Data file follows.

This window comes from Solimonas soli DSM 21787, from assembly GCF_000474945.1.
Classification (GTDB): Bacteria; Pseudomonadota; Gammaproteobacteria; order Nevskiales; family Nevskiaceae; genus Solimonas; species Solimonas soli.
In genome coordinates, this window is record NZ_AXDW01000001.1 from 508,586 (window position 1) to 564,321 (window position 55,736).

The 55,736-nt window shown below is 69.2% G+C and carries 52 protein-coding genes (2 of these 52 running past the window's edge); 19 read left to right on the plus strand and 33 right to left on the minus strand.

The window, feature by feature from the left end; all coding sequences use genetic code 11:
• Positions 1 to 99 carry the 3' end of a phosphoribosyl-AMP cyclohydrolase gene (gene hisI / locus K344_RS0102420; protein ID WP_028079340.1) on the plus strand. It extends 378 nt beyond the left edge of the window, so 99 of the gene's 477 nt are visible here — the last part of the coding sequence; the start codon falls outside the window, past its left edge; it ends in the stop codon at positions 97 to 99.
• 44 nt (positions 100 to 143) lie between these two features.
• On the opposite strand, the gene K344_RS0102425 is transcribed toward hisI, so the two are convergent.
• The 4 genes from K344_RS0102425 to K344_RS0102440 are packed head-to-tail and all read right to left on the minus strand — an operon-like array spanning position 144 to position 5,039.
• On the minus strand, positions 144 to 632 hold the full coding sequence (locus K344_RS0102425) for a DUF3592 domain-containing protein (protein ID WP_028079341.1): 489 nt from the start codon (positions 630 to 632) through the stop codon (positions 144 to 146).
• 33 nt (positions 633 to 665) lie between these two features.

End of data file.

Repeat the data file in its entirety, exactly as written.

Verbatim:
This window comes from Solimonas soli DSM 21787, from assembly GCF_000474945.1.
Classification (GTDB): Bacteria; Pseudomonadota; Gammaproteobacteria; order Nevskiales; family Nevskiaceae; genus Solimonas; species Solimonas soli.
In genome coordinates, this window is record NZ_AXDW01000001.1 from 508,586 (window position 1) to 564,321 (window position 55,736).

The 55,736-nt window shown below is 69.2% G+C and carries 52 protein-coding genes (2 of these 52 running past the window's edge); 19 read left to right on the plus strand and 33 right to left on the minus strand.

The window, feature by feature from the left end; all coding sequences use genetic code 11:
• Positions 1 to 99 carry the 3' end of a phosphoribosyl-AMP cyclohydrolase gene (gene hisI / locus K344_RS0102420; protein ID WP_028079340.1) on the plus strand. It extends 378 nt beyond the left edge of the window, so 99 of the gene's 477 nt are visible here — the last part of the coding sequence; the start codon falls outside the window, past its left edge; it ends in the stop codon at positions 97 to 99.
• 44 nt (positions 100 to 143) lie between these two features.
• On the opposite strand, the gene K344_RS0102425 is transcribed toward hisI, so the two are convergent.
• The 4 genes from K344_RS0102425 to K344_RS0102440 are packed head-to-tail and all read right to left on the minus strand — an operon-like array spanning position 144 to position 5,039.
• On the minus strand, positions 144 to 632 hold the full coding sequence (locus K344_RS0102425) for a DUF3592 domain-containing protein (protein ID WP_028079341.1): 489 nt from the start codon (positions 630 to 632) through the stop codon (positions 144 to 146).
• 33 nt (positions 633 to 665) lie between these two features.